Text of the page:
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Open Source Patents Software

Patenting Open Source Software 60

dp619 writes "The tactic of patenting open source software to guard against patent trolls and the weaponization of corporate patent portfolios is gaining momentum in the FOSS community. Organizations including the Open Innovation Network, Google and Red Hat have built defensive patent portfolios (the latter two are defending their product lines). This approach has limitations. Penn State law professor Clark Asay writes in an Outercurve Foundation blog examining the trend, 'Patenting FOSS may help in some cases, but the nature of FOSS development itself may mean that patenting some collaboratively developed inventions is inherently more difficult, if not impossible, in many others. Consequently, strategies for mitigating patent risk that rely on FOSS communities patenting their technologies include inherent limitations. It's not entirely clear how best to reform patent law in order to better reconcile it with alternative models of innovation. But in the meantime, FOSS still presents certain advantages that, while dimmed by the prospect of patent suits, remain significant.'"
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Patenting Open Source Software

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  • by h4rr4r ( 612664 ) on Friday May 17, 2013 @09:36AM (#43751415)

    Reforming patent law would be simple, software should simply not be patentable. You can copyright it sure, but no patents.

  • the nature of FOSS development itself may mean that patenting some collaboratively developed inventions is inherently more difficult, if not impossible, in many others.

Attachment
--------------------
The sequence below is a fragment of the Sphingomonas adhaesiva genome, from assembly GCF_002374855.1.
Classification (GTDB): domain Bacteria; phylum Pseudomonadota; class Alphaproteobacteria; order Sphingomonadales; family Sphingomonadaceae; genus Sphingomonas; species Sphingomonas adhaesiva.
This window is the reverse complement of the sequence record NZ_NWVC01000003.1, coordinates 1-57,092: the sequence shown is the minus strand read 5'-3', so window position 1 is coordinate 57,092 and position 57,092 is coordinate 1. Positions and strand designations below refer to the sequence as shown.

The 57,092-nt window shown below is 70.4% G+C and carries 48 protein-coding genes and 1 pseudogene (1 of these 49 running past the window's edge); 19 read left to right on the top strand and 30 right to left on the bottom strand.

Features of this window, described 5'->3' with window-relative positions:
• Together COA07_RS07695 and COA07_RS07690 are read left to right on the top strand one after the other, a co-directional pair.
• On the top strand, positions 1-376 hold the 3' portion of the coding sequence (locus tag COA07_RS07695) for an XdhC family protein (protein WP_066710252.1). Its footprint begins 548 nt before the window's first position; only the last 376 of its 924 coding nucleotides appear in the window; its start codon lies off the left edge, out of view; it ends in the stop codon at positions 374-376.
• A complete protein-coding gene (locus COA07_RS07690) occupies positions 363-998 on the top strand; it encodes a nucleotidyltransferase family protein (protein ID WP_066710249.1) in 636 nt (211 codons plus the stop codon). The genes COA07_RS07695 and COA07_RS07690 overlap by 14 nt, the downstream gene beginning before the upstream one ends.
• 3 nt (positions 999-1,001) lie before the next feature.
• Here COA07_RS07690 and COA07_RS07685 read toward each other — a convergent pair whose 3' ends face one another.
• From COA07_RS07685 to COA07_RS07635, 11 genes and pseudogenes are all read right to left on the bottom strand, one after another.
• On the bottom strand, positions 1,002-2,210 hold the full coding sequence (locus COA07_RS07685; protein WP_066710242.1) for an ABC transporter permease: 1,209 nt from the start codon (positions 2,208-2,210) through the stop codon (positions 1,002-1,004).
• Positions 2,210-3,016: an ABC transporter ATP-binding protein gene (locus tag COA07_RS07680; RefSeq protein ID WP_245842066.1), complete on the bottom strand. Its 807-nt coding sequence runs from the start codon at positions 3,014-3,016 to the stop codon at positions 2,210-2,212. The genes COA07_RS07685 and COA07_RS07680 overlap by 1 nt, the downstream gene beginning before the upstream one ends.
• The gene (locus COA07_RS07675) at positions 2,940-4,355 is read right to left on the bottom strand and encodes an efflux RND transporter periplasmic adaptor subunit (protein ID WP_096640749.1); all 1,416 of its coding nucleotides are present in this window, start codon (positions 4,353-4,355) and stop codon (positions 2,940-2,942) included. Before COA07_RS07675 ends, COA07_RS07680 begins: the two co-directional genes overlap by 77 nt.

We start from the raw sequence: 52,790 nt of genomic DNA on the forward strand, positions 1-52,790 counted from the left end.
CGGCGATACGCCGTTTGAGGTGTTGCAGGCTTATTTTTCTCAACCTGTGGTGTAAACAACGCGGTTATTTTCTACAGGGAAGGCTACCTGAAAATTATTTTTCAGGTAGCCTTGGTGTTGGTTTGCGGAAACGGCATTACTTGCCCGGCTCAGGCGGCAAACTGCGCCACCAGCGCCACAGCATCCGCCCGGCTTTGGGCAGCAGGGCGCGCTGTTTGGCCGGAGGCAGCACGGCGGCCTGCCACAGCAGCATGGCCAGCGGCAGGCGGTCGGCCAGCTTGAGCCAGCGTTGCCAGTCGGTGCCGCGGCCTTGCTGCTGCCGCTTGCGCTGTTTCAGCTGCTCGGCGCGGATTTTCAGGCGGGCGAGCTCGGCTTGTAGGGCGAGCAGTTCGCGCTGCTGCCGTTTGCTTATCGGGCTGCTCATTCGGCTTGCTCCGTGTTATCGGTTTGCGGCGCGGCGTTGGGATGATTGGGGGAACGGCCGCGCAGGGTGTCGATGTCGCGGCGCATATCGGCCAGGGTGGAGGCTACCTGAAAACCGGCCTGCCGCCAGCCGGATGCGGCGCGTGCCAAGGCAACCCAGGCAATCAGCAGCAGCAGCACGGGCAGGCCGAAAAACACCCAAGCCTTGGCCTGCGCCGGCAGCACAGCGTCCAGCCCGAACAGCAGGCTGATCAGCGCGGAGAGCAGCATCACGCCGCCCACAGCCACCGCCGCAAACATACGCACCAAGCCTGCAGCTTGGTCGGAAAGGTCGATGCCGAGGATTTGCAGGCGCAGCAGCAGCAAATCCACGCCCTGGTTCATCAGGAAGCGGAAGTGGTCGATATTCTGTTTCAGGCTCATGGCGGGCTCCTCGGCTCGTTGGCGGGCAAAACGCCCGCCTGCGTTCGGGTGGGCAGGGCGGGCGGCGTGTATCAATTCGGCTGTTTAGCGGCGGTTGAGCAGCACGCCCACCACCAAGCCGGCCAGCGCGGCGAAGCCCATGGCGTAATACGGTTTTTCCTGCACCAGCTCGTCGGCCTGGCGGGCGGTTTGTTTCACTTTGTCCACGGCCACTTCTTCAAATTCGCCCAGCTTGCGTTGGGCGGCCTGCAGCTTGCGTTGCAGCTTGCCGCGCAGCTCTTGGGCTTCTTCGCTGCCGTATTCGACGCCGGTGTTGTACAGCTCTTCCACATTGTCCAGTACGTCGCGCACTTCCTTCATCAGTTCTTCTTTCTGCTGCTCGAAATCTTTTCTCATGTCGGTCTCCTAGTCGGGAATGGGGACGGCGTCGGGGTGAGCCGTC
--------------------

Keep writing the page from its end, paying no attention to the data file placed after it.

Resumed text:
... and...

    For starters, because of the collaborative, incremental nature of FOSS development, in many cases it would be difficult to determine who from any given community qualifies as a joint inventor. Only those that contribute significant material to the inventive concept embodied in the patent’s claims are considered joint inventors; those that merely implement the invention or that contribute only “prior art” material are not.

    ... are both entirely true. As the article notes, in order for a patent to be enforceable, all of the inventors have to be properly named on the patent - no extra inventors, and no leaving anyone out - and they all need to either assign the patent to a common entity, or agree to jointly participate in any lawsuit:

    For instance, enforcing jointly owned patents in a court of law requires the unanimous consent of all joint owners.

    So, yes, it would be difficult, if not nigh-impossible, to enforce these FOSS patents.
    Let me repeat that...
    Enforce these Free and Open Source Software patents.

    There seems to be some fundamental confusion about purpose. And who are you going to enforce them against? The trolls, as the summary suggests? But they're trolls because they don't make any products, and if they don't make anything, then they can't infringe. So, what, in the name of "defending against patent trolls", Free OSS foundations are going to start suing manufacturers such as Microsoft, Google, Apple, or Red Hat?

    All of that said, there is a very good reason the FOSS community should be filing patents - patent Examiners look to their own databases first for prior art. If FOSS inventors file patent applications, let them be published, and then abandon the application to the public domain, that will add to the set of available prior art and make it more difficult for trolls to get patents. And since you never intend for such applications to issue, they can be drafted and filed very cheaply: throw in your source code, your comments or flow charts or functional specs, slap a single claim on the end, and you're good enough to publish.

Exceptions prove the rule, and wreck the budget. -- Miller